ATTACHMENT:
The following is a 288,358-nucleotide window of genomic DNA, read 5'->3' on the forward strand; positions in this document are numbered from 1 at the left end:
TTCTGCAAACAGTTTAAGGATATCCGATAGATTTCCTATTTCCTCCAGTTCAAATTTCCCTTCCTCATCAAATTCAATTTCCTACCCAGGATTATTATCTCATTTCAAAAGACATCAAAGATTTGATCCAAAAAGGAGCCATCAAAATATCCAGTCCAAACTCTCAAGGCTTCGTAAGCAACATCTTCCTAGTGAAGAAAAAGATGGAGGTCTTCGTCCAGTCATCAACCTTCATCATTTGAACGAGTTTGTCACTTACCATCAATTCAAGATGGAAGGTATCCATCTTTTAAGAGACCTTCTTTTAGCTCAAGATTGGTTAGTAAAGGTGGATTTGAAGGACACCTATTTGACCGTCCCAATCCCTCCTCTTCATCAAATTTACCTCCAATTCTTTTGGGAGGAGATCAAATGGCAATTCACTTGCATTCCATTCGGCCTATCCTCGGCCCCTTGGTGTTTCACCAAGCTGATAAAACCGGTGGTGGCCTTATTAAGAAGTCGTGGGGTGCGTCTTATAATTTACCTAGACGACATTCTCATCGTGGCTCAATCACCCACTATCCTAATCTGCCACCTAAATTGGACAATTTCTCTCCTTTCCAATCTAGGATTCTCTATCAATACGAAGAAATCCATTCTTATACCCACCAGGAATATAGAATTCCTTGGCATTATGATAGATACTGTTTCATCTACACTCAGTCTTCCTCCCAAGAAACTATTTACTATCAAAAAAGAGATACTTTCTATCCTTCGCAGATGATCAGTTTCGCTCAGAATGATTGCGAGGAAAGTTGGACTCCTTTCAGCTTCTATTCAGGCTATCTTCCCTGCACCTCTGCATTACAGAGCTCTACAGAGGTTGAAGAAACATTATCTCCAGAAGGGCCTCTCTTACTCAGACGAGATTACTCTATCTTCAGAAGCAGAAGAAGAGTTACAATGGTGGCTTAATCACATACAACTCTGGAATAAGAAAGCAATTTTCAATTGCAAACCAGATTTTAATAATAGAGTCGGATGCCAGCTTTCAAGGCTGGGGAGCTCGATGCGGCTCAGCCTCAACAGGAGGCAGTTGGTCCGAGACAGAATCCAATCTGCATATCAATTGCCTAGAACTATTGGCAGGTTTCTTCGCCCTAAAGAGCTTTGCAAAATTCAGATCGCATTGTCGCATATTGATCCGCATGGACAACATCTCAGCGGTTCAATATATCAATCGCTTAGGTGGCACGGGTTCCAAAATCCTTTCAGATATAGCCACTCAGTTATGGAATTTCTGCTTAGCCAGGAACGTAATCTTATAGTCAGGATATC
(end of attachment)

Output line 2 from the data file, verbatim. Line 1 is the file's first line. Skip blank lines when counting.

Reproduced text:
TTCTGCAAACAGTTTAAGGATATCCGATAGATTTCCTATTTCCTCCAGTTCAAATTTCCCTTCCTCATCAAATTCAATTTCCTACCCAGGATTATTATCTCATTTCAAAAGACATCAAAGATTTGATCCAAAAAGGAGCCATCAAAATATCCAGTCCAAACTCTCAAGGCTTCGTAAGCAACATCTTCCTAGTGAAGAAAAAGATGGAGGTCTTCGTCCAGTCATCAACCTTCATCATTTGAACGAGTTTGTCACTTACCATCAATTCAAGATGGAAGGTATCCATCTTTTAAGAGACCTTCTTTTAGCTCAAGATTGGTTAGTAAAGGTGGATTTGAAGGACACCTATTTGACCGTCCCAATCCCTCCTCTTCATCAAATTTACCTCCAATTCTTTTGGGAGGAGATCAAATGGCAATTCACTTGCATTCCATTCGGCCTATCCTCGGCCCCTTGGTGTTTCACCAAGCTGATAAAACCGGTGGTGGCCTTATTAAGAAGTCGTGGGGTGCGTCTTATAATTTACCTAGACGACATTCTCATCGTGGCTCAATCACCCACTATCCTAATCTGCCACCTAAATTGGACAATTTCTCTCCTTTCCAATCTAGGATTCTCTATCAATACGAAGAAATCCATTCTTATACCCACCAGGAATATAGAATTCCTTGGCATTATGATAGATACTGTTTCATCTACACTCAGTCTTCCTCCCAAGAAACTATTTACTATCAAAAAAGAGATACTTTCTATCCTTCGCAGATGATCAGTTTCGCTCAGAATGATTGCGAGGAAAGTTGGACTCCTTTCAGCTTCTATTCAGGCTATCTTCCCTGCACCTCTGCATTACAGAGCTCTACAGAGGTTGAAGAAACATTATCTCCAGAAGGGCCTCTCTTACTCAGACGAGATTACTCTATCTTCAGAAGCAGAAGAAGAGTTACAATGGTGGCTTAATCACATACAACTCTGGAATAAGAAAGCAATTTTCAATTGCAAACCAGATTTTAATAATAGAGTCGGATGCCAGCTTTCAAGGCTGGGGAGCTCGATGCGGCTCAGCCTCAACAGGAGGCAGTTGGTCCGAGACAGAATCCAATCTGCATATCAATTGCCTAGAACTATTGGCAGGTTTCTTCGCCCTAAAGAGCTTTGCAAAATTCAGATCGCATTGTCGCATATTGATCCGCATGGACAACATCTCAGCGGTTCAATATATCAATCGCTTAGGTGGCACGGGTTCCAAAATCCTTTCAGATATAGCCACTCAGTTATGGAATTTCTGCTTAGCCAGGAACGTAATCTTATAGTCAGGATATC